Part 7: Investigation and enforcement (Sub‐group 3: Implications of investigations and enforcement: international cooperation aspects)

DOIhttps://doi.org/10.1108/13685200310809608
Date01 July 2003
Publication Date01 July 2003
Pages269-288
SubjectAccounting & finance
Part 7
Investigation and Enforcement
Sub-group 3: Implications of investigations and enforcement:
International cooperation aspects
INTRODUCTION
This part is primarily devoted to the impact of
initiatives on the operational areas of investigation
and enforcement. Detailed reference has already
been made to, inter alia, terrorist-related legislation,
and the eect on banks and ®nancial institutions.
The Group felt that consideration should be given
to the cause and eect on the key aims of intelligence
gathering, leading to disruption of terrorist activities
(these activities include training, funding, operations,
and recruitment), and arrest and prosecution. It was
felt that the relatively low level of seizure of terrorist
property should not be allowed to overshadow the
signi®cant success in disruption by the authorities.
There are, however, many areas of con¯ict between
and within the areas of intelligence gathering, and
investigation and enforcement. When counter-
terrorist operations started, aims included considera-
tion of `turning' terrorists, and, inter alia, disruption
of terrorist operations. Con¯icts arise when arrests
publicise these tactics, although it was felt that
whilst prosecution of terrorist activities may be
`impractical' for this reason, the successful prosecu-
tion of peripheral activities (theft, smuggling, tax
evasion, etc) must be regarded as a positive alter-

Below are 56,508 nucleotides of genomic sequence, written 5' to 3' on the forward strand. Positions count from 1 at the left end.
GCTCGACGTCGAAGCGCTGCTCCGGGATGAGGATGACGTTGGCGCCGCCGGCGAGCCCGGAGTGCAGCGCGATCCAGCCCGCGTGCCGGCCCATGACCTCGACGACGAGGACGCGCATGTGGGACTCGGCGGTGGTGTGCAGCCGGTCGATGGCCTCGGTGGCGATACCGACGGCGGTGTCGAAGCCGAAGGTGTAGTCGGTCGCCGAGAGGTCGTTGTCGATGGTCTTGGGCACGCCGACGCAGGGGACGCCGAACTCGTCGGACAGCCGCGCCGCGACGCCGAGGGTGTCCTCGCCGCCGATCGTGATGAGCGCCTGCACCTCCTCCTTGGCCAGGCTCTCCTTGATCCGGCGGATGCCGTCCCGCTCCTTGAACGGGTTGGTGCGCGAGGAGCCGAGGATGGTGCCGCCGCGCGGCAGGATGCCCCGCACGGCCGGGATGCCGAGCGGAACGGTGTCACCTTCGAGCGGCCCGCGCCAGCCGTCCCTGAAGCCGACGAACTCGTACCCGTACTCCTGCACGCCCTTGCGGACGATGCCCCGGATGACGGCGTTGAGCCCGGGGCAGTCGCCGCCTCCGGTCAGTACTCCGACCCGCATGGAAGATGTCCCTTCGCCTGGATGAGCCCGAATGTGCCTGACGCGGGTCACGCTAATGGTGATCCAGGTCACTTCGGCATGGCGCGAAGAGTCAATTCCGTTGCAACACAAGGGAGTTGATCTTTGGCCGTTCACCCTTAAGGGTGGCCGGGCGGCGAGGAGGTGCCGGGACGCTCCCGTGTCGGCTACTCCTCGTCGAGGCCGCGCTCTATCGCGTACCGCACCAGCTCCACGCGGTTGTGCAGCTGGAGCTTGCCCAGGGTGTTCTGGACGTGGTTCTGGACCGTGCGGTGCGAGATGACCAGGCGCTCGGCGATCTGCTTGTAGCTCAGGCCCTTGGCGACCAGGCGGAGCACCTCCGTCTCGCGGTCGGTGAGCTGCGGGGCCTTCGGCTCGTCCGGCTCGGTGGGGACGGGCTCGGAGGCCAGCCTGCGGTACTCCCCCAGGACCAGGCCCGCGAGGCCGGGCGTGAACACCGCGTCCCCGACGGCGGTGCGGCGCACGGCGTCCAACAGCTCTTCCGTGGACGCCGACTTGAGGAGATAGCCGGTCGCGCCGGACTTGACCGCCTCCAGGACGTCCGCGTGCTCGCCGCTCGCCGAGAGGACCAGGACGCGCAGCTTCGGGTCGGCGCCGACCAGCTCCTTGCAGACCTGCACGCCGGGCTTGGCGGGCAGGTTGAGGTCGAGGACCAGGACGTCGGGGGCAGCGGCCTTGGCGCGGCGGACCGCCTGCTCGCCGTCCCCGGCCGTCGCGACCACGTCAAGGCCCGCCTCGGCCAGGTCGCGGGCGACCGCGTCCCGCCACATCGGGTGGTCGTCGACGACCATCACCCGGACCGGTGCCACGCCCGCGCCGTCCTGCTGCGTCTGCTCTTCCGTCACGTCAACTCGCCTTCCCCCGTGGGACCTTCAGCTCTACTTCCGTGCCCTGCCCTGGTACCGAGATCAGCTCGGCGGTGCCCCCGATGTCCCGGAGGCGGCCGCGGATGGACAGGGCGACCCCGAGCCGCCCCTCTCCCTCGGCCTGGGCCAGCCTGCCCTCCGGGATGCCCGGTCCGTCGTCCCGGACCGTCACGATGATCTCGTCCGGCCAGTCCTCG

native. Members of the group also felt that there
should be a greater involvement of lawyers,
accountants, and also more liaison with the private/
commercial sectors.
Earlier in 2001, the Financial Action Task Force
(FATF) had identi®ed the following major sources
of terrorist funding:
drug tracking,
extortion and kidnapping,
robbery,
fraud,
gambling,
smuggling and tracking in counterfeit goods,
direct sponsorship by states,
contributions and donations,
sale of publications (legal and illegal), and
legitimate business activities.
FATF's pre-11th September discussions concluded
that with the decline in state sponsorship of terrorism,
terrorist groups increasingly resort to criminal activ-
ity to raise the funds required. The world has now
moved on. Consequently, FATF has decided to
expand its mission to focus on combating terrorist
®nancing as well as money laundering. This makes
redundant previous disagreements about funds
raised by terrorist organisations from non-criminal
activity and whether this could strictly be said to con-
stitute money laundering. There is still disagreement
about the need for special legislation. Some FATF
experts believed existing legislation adequate for
dealing with terrorist money laundering while
others thought terrorist money laundering to be a
distinct variety of money laundering that required
special measures. The origin of terrorist funds is
often quite legal, but the purposes to which they
are put are not. They thus can behave dierently
from funds derived from illicit business in that
they do not have to be moved around quite so
quickly. They can be invested and accumulate
before being diverted to illicit purposes. This has
led to the growth of perfectly legal business
enterprises that in eect wholly or partly belong to
terrorist organisations.
1
In the context of the issues raised above, it was
decided by the sub-group to concentrate on the key
areas listed below as a remit for discussion.
Investigation powers Ð are the investigation
powers that practitioners currently have adequate,
or do they need to be expanded in some areas?
(The Group de®ned practitioners as members of
all agencies engaged in counter-terrorist work:
Police, Special Branches, Security Service, Secret
Intelligence Service, Customs and Excise, Special
Forces etc).
Page 269
Journal of Money Laundering Control Ð Vol. 6 No. 3
Journalof Money Laundering Control
Vol.6, No. 3, 2003, pp. 269± 288
#HenryStewart Publications
ISSN1368-5201
Terrorist ®nance oences Ð is the law
suciently comprehensive?
Measuring success Ð how should success in